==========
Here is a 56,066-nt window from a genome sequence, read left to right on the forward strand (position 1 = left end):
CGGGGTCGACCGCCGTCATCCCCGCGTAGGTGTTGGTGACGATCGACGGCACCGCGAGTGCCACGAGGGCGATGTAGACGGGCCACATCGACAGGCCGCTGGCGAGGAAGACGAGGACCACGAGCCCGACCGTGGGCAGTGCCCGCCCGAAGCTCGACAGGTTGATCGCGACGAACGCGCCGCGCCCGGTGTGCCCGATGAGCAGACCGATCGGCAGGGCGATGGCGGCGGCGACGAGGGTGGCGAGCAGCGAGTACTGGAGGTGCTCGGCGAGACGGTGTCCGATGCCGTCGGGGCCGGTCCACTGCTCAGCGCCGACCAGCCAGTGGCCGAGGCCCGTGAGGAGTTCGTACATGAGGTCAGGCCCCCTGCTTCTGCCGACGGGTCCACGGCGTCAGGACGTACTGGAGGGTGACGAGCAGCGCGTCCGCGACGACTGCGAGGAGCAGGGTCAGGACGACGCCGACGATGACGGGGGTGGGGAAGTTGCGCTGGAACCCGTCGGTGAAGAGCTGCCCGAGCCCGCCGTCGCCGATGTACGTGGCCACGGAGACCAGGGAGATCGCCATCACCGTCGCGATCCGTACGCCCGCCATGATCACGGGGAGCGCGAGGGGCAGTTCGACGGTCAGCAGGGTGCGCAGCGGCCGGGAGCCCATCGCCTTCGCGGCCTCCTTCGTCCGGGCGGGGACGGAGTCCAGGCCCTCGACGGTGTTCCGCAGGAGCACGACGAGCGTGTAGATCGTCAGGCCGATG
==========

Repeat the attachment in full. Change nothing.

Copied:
Here is a 56,066-nt window from a genome sequence, read left to right on the forward strand (position 1 = left end):
CGGGGTCGACCGCCGTCATCCCCGCGTAGGTGTTGGTGACGATCGACGGCACCGCGAGTGCCACGAGGGCGATGTAGACGGGCCACATCGACAGGCCGCTGGCGAGGAAGACGAGGACCACGAGCCCGACCGTGGGCAGTGCCCGCCCGAAGCTCGACAGGTTGATCGCGACGAACGCGCCGCGCCCGGTGTGCCCGATGAGCAGACCGATCGGCAGGGCGATGGCGGCGGCGACGAGGGTGGCGAGCAGCGAGTACTGGAGGTGCTCGGCGAGACGGTGTCCGATGCCGTCGGGGCCGGTCCACTGCTCAGCGCCGACCAGCCAGTGGCCGAGGCCCGTGAGGAGTTCGTACATGAGGTCAGGCCCCCTGCTTCTGCCGACGGGTCCACGGCGTCAGGACGTACTGGAGGGTGACGAGCAGCGCGTCCGCGACGACTGCGAGGAGCAGGGTCAGGACGACGCCGACGATGACGGGGGTGGGGAAGTTGCGCTGGAACCCGTCGGTGAAGAGCTGCCCGAGCCCGCCGTCGCCGATGTACGTGGCCACGGAGACCAGGGAGATCGCCATCACCGTCGCGATCCGTACGCCCGCCATGATCACGGGGAGCGCGAGGGGCAGTTCGACGGTCAGCAGGGTGCGCAGCGGCCGGGAGCCCATCGCCTTCGCGGCCTCCTTCGTCCGGGCGGGGACGGAGTCCAGGCCCTCGACGGTGTTCCGCAGGAGCACGACGAGCGTGTAGATCGTCAGGCCGATG